Scared investors pay interest to buy safe bonds

Market Analyze
CBS/iStockphoto

(MoneyWatch) Europe's deteriorating economic situation has investors so nervous that instead of buying bonds which pay interest, they are paying interest to buy bonds which they consider safe. Both Germany and Switzerland held very successful auctions this week - even though the effective or actual rate the bonds would "pay" was less that 0 percent.

Earlier this week Switzerland sold $965 million of 91-day bills at a yield of minus 0.158 percent and $780 million of six month-bills at a yield of minus 0.318 percent. This is the second time this has happened in the last six weeks. On April 10 the rate for the six-month bills was minus 0.251 percent. This means investors are paying a full half percent more for someone to hold their money for them.

On Wednesday Germany sold $5.73 billion worth of two-year government bonds at a record low yield of 0.07 per cent. With inflation in the Eurozone running at 2.5 percent annually, the bonds have an effective yield of minus 2.43 percent. The 2-year German Schatz bond - which tracks bond futures - received $9.81 billion in bids at a sale of 0 percent bonds. This was $3.5 billion more than the government's maximum sales target of $6.37 billion. Also, the German 30-year bond fell below 2 percent for the first time since at least 1994.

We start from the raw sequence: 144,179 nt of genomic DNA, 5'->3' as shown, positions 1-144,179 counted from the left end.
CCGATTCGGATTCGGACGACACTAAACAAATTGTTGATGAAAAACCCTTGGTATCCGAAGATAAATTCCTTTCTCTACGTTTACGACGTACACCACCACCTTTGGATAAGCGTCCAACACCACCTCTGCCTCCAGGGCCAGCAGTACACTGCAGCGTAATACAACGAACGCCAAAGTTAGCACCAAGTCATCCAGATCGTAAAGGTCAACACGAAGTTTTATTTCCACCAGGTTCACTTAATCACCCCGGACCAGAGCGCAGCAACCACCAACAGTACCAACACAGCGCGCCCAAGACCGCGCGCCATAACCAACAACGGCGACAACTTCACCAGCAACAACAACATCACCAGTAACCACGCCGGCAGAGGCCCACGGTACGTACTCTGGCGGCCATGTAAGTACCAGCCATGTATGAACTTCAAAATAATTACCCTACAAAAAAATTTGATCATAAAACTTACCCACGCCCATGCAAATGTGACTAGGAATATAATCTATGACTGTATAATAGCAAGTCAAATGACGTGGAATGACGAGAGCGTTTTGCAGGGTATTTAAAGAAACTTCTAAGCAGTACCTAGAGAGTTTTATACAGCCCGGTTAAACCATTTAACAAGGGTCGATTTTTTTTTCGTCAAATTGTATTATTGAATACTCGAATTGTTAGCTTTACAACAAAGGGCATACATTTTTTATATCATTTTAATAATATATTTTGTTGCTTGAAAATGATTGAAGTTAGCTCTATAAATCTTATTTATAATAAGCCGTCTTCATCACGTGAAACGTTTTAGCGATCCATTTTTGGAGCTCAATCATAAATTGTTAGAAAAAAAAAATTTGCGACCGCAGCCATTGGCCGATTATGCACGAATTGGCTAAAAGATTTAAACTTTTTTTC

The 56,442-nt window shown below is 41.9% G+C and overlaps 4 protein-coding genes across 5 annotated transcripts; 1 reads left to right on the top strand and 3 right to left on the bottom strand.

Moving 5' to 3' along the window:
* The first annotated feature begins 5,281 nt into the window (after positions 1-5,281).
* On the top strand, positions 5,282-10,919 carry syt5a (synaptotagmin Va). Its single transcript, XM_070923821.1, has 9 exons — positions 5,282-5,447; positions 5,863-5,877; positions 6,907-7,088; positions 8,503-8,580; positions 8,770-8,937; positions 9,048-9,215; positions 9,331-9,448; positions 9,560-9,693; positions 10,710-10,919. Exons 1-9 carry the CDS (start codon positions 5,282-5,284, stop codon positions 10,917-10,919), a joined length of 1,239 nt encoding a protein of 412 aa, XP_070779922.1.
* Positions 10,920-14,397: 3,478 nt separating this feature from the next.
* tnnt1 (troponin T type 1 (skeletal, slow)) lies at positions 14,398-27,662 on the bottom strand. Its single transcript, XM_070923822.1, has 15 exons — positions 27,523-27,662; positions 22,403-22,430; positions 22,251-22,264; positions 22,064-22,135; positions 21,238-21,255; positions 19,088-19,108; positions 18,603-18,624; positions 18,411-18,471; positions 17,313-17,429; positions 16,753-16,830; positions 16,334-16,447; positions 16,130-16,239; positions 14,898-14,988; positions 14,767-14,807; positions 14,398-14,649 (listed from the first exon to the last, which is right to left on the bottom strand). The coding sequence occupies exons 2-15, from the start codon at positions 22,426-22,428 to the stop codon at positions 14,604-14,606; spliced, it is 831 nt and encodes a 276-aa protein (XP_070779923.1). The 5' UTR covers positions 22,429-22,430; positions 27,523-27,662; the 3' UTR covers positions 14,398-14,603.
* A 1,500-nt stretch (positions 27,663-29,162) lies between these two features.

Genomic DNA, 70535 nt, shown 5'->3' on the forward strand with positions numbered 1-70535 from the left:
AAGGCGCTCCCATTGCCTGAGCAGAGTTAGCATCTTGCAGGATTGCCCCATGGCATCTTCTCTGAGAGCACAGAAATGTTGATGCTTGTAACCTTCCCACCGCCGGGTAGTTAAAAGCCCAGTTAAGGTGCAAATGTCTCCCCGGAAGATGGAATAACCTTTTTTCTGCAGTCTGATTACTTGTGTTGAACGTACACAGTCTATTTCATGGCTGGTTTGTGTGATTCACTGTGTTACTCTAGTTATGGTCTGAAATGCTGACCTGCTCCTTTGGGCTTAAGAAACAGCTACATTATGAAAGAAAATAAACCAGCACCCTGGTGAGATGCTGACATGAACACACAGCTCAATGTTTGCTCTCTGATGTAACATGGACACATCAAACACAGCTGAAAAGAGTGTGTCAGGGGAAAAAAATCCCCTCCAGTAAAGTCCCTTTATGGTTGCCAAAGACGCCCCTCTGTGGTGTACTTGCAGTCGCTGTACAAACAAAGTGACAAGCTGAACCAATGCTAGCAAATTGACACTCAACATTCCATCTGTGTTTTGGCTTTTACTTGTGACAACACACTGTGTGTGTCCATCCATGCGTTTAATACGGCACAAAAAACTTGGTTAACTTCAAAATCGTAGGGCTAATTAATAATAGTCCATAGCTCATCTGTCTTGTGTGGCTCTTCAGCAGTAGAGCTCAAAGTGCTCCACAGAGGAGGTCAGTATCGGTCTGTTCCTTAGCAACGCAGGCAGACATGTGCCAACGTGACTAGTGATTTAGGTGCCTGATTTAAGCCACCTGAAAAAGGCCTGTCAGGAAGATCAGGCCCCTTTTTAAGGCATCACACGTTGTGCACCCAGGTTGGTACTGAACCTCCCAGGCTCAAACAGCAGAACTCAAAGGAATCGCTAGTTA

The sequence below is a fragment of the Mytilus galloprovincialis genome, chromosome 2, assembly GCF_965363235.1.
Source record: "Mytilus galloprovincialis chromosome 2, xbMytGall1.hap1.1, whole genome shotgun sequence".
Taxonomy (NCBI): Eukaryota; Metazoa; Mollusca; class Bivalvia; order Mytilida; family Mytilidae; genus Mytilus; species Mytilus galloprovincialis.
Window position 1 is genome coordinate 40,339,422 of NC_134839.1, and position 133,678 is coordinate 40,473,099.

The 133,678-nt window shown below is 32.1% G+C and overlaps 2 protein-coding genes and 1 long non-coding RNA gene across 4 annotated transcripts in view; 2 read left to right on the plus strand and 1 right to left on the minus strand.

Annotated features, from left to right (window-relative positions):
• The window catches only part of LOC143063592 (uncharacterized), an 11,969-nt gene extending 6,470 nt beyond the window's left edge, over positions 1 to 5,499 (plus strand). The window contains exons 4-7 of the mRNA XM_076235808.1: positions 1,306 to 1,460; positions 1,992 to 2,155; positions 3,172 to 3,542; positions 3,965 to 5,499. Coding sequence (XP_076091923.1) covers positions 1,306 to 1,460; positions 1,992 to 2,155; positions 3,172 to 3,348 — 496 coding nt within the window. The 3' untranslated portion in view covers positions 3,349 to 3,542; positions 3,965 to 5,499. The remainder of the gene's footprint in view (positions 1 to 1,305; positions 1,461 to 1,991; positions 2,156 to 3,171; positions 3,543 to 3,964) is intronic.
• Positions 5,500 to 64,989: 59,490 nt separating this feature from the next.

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Following this, the German debt agency said it wouldn't sell bonds at a negative rate, but indicated it could sell more 0 rate bonds in the future.

Eugene Philalithis, portfolio manager at Fidelity Multi Asset Income Fund, says fear is driving investor actions. He told Reuters, "Issuing a bond with a zero coupon is a clear demonstration of the massive dislocation we are seeing in Europe. The flight to quality trade continues in earnest, sucking assets out of the periphery into the safest havens. ... Fear is the motivator, and until we see significant policy action from the European authorities we will continue to lurch from one stage of the crisis to the next, with ever more surprising and unexpected results."

If, as is likely, a lot of the money buying these bonds is being taken out of Spain, Italy, Portugal, Ireland and Greece, the flight to safety is actually adding to the EU's economic instability.

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    Constantine von Hoffman is a freelance writer and writing coach. His work has appeared in outlets such as Harvard Business Review, NPR, Sierra magazine, Brandweek, CIO, The Boston Herald, TheStreet.com, CSO, and Boston Magazine.